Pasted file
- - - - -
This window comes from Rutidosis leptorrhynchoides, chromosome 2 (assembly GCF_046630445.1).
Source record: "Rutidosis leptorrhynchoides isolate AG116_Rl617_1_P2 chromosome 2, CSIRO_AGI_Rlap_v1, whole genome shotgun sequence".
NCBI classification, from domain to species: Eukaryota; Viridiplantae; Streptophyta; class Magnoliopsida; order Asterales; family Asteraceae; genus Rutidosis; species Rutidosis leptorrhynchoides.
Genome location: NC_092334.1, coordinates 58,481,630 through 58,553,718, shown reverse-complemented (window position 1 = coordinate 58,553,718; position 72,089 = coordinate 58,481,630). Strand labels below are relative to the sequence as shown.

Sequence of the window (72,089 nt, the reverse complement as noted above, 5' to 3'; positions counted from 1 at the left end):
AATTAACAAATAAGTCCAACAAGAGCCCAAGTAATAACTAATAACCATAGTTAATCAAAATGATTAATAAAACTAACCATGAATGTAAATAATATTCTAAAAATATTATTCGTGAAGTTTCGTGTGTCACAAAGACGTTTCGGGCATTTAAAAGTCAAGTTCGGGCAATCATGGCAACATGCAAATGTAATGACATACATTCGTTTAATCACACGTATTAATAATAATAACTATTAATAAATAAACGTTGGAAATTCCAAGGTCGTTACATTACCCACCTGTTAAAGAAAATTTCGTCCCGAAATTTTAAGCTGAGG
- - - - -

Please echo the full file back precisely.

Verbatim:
This window comes from Rutidosis leptorrhynchoides, chromosome 2 (assembly GCF_046630445.1).
Source record: "Rutidosis leptorrhynchoides isolate AG116_Rl617_1_P2 chromosome 2, CSIRO_AGI_Rlap_v1, whole genome shotgun sequence".
NCBI classification, from domain to species: Eukaryota; Viridiplantae; Streptophyta; class Magnoliopsida; order Asterales; family Asteraceae; genus Rutidosis; species Rutidosis leptorrhynchoides.
Genome location: NC_092334.1, coordinates 58,481,630 through 58,553,718, shown reverse-complemented (window position 1 = coordinate 58,553,718; position 72,089 = coordinate 58,481,630). Strand labels below are relative to the sequence as shown.

Sequence of the window (72,089 nt, the reverse complement as noted above, 5' to 3'; positions counted from 1 at the left end):
AATTAACAAATAAGTCCAACAAGAGCCCAAGTAATAACTAATAACCATAGTTAATCAAAATGATTAATAAAACTAACCATGAATGTAAATAATATTCTAAAAATATTATTCGTGAAGTTTCGTGTGTCACAAAGACGTTTCGGGCATTTAAAAGTCAAGTTCGGGCAATCATGGCAACATGCAAATGTAATGACATACATTCGTTTAATCACACGTATTAATAATAATAACTATTAATAAATAAACGTTGGAAATTCCAAGGTCGTTACATTACCCACCTGTTAAAGAAAATTTCGTCCCGAAATTTTAAGCTGAGG